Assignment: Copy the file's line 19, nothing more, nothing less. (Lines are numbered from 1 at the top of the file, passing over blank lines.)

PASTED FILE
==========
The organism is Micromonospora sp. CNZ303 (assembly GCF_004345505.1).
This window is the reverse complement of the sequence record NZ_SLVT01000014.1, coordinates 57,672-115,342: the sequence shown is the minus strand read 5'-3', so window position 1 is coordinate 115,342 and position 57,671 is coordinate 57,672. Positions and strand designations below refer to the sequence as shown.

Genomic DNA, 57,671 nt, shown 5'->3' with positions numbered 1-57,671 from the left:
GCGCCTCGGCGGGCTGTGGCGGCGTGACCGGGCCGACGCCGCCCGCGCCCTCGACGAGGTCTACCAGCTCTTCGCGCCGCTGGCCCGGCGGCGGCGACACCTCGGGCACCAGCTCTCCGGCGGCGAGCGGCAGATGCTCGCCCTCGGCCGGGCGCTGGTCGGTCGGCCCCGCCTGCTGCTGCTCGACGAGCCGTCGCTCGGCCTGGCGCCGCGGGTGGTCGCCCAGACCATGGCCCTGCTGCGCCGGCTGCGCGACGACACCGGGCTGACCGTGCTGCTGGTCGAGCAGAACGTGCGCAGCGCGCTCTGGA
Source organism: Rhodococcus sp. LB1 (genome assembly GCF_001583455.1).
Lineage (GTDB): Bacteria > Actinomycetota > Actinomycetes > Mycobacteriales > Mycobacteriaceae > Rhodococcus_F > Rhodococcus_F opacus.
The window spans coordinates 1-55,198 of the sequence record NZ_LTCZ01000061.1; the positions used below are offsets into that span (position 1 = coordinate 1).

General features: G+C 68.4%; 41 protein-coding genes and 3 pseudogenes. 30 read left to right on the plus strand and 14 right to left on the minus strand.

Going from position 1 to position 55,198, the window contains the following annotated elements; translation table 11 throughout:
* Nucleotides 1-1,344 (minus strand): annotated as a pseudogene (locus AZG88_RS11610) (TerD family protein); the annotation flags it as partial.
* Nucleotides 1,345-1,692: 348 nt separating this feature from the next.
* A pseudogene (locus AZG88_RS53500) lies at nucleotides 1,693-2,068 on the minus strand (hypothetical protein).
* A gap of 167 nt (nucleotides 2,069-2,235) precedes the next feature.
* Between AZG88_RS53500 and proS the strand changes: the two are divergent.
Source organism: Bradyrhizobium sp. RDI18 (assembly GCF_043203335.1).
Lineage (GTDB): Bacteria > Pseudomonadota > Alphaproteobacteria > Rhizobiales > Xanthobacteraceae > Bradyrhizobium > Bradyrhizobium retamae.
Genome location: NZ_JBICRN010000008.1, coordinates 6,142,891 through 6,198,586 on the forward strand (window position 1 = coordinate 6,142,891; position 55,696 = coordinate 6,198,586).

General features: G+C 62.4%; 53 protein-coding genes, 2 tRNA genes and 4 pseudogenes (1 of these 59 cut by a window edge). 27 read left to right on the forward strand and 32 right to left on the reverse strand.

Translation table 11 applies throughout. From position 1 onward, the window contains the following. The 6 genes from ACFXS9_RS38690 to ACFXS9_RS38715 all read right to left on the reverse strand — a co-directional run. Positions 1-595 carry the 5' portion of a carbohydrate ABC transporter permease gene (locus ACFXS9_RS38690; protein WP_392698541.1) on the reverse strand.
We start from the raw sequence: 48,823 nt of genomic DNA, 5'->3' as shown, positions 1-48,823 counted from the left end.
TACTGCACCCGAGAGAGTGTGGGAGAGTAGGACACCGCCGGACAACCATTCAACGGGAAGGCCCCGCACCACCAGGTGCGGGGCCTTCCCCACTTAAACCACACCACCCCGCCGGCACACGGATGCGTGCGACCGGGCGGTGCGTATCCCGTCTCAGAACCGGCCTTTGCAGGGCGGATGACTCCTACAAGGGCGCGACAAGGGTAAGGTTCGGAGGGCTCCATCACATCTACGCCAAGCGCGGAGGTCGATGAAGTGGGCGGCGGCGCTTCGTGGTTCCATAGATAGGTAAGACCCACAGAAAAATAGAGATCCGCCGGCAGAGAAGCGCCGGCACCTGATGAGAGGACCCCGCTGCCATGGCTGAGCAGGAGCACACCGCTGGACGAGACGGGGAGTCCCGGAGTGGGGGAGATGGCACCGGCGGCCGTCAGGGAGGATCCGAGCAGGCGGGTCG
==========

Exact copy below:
Translation table 11 applies throughout. From position 1 onward, the window contains the following. The 6 genes from ACFXS9_RS38690 to ACFXS9_RS38715 all read right to left on the reverse strand — a co-directional run. Positions 1-595 carry the 5' portion of a carbohydrate ABC transporter permease gene (locus ACFXS9_RS38690; protein WP_392698541.1) on the reverse strand.